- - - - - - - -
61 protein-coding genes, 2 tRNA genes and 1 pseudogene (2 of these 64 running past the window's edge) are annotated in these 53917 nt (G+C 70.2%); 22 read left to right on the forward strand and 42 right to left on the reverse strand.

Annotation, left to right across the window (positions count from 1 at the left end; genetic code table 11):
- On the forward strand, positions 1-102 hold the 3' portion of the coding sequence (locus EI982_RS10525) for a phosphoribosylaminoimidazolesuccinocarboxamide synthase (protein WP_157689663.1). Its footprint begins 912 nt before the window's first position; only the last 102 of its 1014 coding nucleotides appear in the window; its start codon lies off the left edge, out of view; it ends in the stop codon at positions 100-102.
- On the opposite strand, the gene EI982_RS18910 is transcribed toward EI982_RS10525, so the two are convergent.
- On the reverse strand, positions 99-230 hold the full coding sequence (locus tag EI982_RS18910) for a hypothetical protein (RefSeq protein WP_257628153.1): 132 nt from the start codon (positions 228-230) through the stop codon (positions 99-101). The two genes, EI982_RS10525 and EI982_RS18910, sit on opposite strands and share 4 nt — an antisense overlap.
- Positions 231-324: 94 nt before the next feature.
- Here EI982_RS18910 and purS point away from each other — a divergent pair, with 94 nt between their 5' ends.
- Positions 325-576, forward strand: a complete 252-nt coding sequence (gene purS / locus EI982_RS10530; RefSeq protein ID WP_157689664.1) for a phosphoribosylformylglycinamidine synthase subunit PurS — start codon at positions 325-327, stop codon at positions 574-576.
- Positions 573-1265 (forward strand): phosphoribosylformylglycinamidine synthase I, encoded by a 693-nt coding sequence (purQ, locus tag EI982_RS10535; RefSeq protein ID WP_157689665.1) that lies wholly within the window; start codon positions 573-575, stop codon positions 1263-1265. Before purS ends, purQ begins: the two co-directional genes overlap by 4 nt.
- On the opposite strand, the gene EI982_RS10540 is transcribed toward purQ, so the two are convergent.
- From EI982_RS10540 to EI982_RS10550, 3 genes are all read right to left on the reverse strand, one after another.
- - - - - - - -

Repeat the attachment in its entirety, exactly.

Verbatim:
61 protein-coding genes, 2 tRNA genes and 1 pseudogene (2 of these 64 running past the window's edge) are annotated in these 53917 nt (G+C 70.2%); 22 read left to right on the forward strand and 42 right to left on the reverse strand.

Annotation, left to right across the window (positions count from 1 at the left end; genetic code table 11):
- On the forward strand, positions 1-102 hold the 3' portion of the coding sequence (locus EI982_RS10525) for a phosphoribosylaminoimidazolesuccinocarboxamide synthase (protein WP_157689663.1). Its footprint begins 912 nt before the window's first position; only the last 102 of its 1014 coding nucleotides appear in the window; its start codon lies off the left edge, out of view; it ends in the stop codon at positions 100-102.
- On the opposite strand, the gene EI982_RS18910 is transcribed toward EI982_RS10525, so the two are convergent.
- On the reverse strand, positions 99-230 hold the full coding sequence (locus tag EI982_RS18910) for a hypothetical protein (RefSeq protein WP_257628153.1): 132 nt from the start codon (positions 228-230) through the stop codon (positions 99-101). The two genes, EI982_RS10525 and EI982_RS18910, sit on opposite strands and share 4 nt — an antisense overlap.
- Positions 231-324: 94 nt before the next feature.
- Here EI982_RS18910 and purS point away from each other — a divergent pair, with 94 nt between their 5' ends.
- Positions 325-576, forward strand: a complete 252-nt coding sequence (gene purS / locus EI982_RS10530; RefSeq protein ID WP_157689664.1) for a phosphoribosylformylglycinamidine synthase subunit PurS — start codon at positions 325-327, stop codon at positions 574-576.
- Positions 573-1265 (forward strand): phosphoribosylformylglycinamidine synthase I, encoded by a 693-nt coding sequence (purQ, locus tag EI982_RS10535; RefSeq protein ID WP_157689665.1) that lies wholly within the window; start codon positions 573-575, stop codon positions 1263-1265. Before purS ends, purQ begins: the two co-directional genes overlap by 4 nt.
- On the opposite strand, the gene EI982_RS10540 is transcribed toward purQ, so the two are convergent.
- From EI982_RS10540 to EI982_RS10550, 3 genes are all read right to left on the reverse strand, one after another.